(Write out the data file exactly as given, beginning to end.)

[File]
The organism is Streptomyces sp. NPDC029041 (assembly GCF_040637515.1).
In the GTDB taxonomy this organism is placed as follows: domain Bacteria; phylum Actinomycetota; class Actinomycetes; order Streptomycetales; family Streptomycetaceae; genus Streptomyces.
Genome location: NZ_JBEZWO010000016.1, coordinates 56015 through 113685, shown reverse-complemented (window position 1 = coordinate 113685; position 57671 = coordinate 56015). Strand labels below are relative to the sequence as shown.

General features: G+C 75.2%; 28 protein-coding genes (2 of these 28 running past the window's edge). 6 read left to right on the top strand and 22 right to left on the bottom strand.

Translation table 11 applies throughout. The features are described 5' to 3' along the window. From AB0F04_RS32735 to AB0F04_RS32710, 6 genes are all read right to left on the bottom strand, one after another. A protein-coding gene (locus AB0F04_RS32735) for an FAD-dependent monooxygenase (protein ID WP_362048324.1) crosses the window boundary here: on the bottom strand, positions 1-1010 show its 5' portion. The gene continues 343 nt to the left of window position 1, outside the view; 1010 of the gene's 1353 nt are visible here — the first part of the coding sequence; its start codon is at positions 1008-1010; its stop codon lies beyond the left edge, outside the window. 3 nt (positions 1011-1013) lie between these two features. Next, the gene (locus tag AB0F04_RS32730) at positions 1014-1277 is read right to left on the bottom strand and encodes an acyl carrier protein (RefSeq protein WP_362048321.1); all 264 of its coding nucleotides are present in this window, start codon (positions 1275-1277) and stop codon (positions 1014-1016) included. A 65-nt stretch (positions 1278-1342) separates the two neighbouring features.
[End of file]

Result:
The organism is Streptomyces sp. NPDC029041 (assembly GCF_040637515.1).
In the GTDB taxonomy this organism is placed as follows: domain Bacteria; phylum Actinomycetota; class Actinomycetes; order Streptomycetales; family Streptomycetaceae; genus Streptomyces.
Genome location: NZ_JBEZWO010000016.1, coordinates 56015 through 113685, shown reverse-complemented (window position 1 = coordinate 113685; position 57671 = coordinate 56015). Strand labels below are relative to the sequence as shown.

General features: G+C 75.2%; 28 protein-coding genes (2 of these 28 running past the window's edge). 6 read left to right on the top strand and 22 right to left on the bottom strand.

Translation table 11 applies throughout. The features are described 5' to 3' along the window. From AB0F04_RS32735 to AB0F04_RS32710, 6 genes are all read right to left on the bottom strand, one after another. A protein-coding gene (locus AB0F04_RS32735) for an FAD-dependent monooxygenase (protein ID WP_362048324.1) crosses the window boundary here: on the bottom strand, positions 1-1010 show its 5' portion. The gene continues 343 nt to the left of window position 1, outside the view; 1010 of the gene's 1353 nt are visible here — the first part of the coding sequence; its start codon is at positions 1008-1010; its stop codon lies beyond the left edge, outside the window. 3 nt (positions 1011-1013) lie between these two features. Next, the gene (locus tag AB0F04_RS32730) at positions 1014-1277 is read right to left on the bottom strand and encodes an acyl carrier protein (RefSeq protein WP_362048321.1); all 264 of its coding nucleotides are present in this window, start codon (positions 1275-1277) and stop codon (positions 1014-1016) included. A 65-nt stretch (positions 1278-1342) separates the two neighbouring features.